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@Ian Sa, at risk of diverging into a different thread, I've been following the greenhouse in the snow, Mike Oehler's greenhouse, and quite a few other greenhouses for years. I agree that Russ Finch's work is very interesting, and I think it's likely that you and Paul might have a perspective gap on it. I have two related thoughts...

First... Perhaps you're familiar with Paul's Wheaton Eco Scale, and/or perhaps you've read the Building a Better World Book? If so, you're more likely to understand Paul's perspective on this, whether you agree with it or not. Paul does a lot of things that look extreme to others and not to me. He also does some things that look extreme to me. I don't have to do everything Paul's way, but I definitely appreciate his trailblazing in so many areas, because it's speeding my path. Concretely, I don't require the home I'm working toward to be as "freaky cheap" as Paul's Allerton Abbey & Cooper Cabin were (<$1000), but I'm borrowing many things from them, including rocket mass heaters - where Paul's endeavors were a principal enabler for me.

Second... I'm not certain Paul stopped watching at 30 seconds as you inferred, but I am certain he understands the design concept behind Finch's greenhouse, because that's the same thing that Paul's black pipe extending 20 feet down into a cold well is intended to passively accomplish - allowing circulation of hot air to store heat in the earth mass beneath the greenhouse. Finch's approach has more subsurface area, and probably more airflow due to the thermostatically controlled fans, but both approaches target the same end.

I'm very intrigued to see how well that mechanism accomplishes the goal, because there is a greenhouse in my future!

 
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Greg Martin wrote:

paul wheaton wrote:

Title: The Always-Warm Greenhouse in Montana Experiment (Movie) [56 char]



Easily achieved with an electric heater.   Which is why I like "truly passive".  Maybe "truly passive" can be replaced with "zero energy"?


I was thinking the same thing (zero energy), but it relies on geothermal and solar.  Is "Geothermal solar greenhouse" with some more words (break the bank-less?) too much?



It seems there are several designs around that say "passive".  They are using the Don Stephens technique of "annualized geo solar" where they push the heat of the summer into the ground to it can be used in the winter.   The key word being "push".   That push (or any pull, that some of them use) makes it no longer passive.  And we are shooting for something that is purely passive.   Zero power.  Not even solar power.

So maybe the "blurb" needs to say something about "no powered air movement"?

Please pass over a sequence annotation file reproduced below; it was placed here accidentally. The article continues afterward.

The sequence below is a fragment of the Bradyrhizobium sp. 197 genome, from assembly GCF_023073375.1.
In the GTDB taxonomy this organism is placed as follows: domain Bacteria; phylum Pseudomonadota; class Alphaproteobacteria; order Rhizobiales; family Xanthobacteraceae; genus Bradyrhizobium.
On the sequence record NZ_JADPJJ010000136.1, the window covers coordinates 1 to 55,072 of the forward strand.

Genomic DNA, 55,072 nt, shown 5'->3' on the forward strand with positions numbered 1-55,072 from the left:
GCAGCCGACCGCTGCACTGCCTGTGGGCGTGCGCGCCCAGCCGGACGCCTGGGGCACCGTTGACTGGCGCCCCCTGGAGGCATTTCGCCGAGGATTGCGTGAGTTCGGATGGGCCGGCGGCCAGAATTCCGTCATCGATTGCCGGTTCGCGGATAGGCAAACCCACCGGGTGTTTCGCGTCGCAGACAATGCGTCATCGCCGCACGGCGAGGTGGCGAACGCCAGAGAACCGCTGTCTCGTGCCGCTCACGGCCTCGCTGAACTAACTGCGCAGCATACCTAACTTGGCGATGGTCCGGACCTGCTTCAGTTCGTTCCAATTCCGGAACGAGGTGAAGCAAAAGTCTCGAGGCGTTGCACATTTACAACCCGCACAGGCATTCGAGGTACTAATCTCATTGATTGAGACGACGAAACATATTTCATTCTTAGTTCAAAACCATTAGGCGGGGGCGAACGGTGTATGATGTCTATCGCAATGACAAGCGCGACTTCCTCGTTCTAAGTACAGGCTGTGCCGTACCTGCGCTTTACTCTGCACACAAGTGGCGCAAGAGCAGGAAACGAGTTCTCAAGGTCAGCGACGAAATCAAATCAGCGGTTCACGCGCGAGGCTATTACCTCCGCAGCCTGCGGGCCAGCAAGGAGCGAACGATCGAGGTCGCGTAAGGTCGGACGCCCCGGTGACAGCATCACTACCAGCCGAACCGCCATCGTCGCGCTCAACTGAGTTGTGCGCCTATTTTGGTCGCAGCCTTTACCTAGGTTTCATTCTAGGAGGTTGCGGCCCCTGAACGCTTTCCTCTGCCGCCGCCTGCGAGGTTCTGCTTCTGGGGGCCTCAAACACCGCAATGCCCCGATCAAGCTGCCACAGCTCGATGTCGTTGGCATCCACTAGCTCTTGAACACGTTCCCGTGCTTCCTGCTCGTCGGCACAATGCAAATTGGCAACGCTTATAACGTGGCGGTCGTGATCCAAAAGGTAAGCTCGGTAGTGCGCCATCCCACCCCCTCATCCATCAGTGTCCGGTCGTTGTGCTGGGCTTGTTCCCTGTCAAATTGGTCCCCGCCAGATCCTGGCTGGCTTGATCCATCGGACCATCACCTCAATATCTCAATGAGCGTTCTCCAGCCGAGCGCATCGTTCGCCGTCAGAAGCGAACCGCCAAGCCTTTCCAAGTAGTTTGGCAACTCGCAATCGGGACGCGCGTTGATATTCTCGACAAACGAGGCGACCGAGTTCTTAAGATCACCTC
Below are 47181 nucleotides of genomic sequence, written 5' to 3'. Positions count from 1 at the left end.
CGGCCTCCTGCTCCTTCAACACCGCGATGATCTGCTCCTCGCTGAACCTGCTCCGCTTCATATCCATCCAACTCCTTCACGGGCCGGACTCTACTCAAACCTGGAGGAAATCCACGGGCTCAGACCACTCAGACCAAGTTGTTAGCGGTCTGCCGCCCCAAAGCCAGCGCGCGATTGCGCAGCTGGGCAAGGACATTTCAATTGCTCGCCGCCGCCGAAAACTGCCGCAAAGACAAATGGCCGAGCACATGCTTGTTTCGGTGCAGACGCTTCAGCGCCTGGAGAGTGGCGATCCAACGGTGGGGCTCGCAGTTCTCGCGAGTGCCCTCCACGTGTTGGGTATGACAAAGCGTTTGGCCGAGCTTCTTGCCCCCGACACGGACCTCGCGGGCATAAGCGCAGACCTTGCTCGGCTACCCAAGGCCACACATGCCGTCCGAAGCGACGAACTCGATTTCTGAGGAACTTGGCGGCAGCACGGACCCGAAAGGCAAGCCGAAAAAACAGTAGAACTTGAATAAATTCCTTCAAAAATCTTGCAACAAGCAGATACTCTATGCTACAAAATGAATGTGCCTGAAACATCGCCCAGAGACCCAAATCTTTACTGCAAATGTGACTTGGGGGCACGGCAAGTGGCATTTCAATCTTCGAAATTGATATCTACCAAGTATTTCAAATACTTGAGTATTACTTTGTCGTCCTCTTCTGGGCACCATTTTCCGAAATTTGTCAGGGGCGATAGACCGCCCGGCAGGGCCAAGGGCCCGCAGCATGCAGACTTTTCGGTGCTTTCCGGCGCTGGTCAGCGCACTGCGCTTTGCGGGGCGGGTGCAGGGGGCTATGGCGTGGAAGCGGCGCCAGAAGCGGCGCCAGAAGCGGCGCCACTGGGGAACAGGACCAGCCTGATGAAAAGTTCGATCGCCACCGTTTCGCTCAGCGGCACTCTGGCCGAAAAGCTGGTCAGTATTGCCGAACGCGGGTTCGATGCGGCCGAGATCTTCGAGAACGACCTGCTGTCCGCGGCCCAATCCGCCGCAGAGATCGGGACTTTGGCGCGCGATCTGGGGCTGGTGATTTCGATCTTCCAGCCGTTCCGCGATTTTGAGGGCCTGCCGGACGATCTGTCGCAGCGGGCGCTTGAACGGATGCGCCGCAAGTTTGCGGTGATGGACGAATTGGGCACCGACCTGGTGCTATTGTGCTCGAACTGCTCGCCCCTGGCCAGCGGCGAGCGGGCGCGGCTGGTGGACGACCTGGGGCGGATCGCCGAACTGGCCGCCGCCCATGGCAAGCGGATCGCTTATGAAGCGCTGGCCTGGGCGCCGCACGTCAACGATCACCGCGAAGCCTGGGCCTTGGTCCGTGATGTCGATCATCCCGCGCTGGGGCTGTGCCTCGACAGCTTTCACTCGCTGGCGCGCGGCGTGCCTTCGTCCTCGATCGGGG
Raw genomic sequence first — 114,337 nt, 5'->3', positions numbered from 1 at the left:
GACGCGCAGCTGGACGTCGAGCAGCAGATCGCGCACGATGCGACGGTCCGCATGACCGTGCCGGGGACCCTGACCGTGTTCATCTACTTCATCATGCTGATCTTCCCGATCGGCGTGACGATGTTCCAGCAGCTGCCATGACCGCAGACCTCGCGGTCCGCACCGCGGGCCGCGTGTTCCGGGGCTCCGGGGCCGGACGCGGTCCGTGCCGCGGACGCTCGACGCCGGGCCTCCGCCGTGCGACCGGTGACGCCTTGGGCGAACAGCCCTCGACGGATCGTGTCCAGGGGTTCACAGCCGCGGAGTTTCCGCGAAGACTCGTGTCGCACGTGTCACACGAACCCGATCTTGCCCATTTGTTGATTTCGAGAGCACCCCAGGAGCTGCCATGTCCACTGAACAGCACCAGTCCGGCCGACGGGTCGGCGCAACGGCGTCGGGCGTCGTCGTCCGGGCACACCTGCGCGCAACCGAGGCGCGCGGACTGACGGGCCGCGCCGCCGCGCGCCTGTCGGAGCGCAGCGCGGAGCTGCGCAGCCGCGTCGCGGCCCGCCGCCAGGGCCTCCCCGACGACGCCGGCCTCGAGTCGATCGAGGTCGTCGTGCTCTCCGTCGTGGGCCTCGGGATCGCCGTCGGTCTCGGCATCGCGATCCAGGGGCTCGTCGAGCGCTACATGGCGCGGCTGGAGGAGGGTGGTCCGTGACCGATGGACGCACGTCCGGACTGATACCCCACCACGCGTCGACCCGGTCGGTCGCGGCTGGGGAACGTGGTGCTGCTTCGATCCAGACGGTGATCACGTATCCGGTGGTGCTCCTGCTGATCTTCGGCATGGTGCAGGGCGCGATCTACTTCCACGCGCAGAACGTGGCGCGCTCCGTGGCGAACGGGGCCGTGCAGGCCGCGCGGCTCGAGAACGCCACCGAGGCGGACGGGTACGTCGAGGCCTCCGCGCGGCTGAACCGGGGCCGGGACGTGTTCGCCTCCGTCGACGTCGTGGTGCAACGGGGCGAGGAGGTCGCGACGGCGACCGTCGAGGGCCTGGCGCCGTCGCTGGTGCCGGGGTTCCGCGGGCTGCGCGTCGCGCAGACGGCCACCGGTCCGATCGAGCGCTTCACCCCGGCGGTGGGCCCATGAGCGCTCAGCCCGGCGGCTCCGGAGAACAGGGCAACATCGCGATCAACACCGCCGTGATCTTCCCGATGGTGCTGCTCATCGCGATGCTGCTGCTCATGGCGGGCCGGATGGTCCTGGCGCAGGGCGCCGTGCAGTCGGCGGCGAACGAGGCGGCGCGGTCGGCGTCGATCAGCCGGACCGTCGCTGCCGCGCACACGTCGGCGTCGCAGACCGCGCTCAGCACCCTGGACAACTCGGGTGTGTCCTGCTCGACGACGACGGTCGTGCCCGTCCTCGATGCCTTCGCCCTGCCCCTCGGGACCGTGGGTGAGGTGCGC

The title is still gonna be a pinch.
 
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Here is the new, more polished version of our promo video script. We are feeling like this is probably our final version, and we are ready to record.


I’m Paul Wheaton and this is my ninth kickstarter.  I’m bonkers about experiments -- experiments with rocket mass heaters, experiments with replacing irrigation with permaculture, experiments with round wood timber framing, and experiments with annualized thermal inertia.

I shared an idea with my podcast listeners and it seems that a LOT of people want me to shift my priorities and do this experiment NOW!  So much so that they are waving fistfuls of cash in my general direction. [. . . Wait--are those singles?]

The idea starts with how greywater systems will not work in our Montana winters.  But a small greenhouse could fix that! The problem is that most greenhouses need to be heated in winter, and they need a lot of care.  It would be better to have a fully passive greenhouse that uses no energy AT ALL, not even a fan, and doesn’t have any moving parts that might break or need maintenance.

Mike Oehler’s ingenious design is close - he was able to get his tomatoes to grow in December in north idaho with zero energy.  I talked to mike, shortly before he died, about some improvements.   And since then I’ve come up with a couple more.  Rolling all of these designs together, I think we can build a truly passive year round greenhouse in Montana.

Will it work? This leads to the big Kickstarter question: do you want us to try?

 
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Mike Haasl wrote:Would the greywater plants be along the window or the back planting bed?  In midsummer there wouldn't be any direct light to the north bed.



back wall.
 
paul wheaton
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While trying to polish the script today, we kept slipping into design variations and finally decided to stop doing that.  There are some design ideas that conflict with others and after a while ... well ...  we just decided that we are trying so many things at once maybe we are getting to the point of thrashing with premature optimization.  
 
paul wheaton
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Ash Jackson wrote: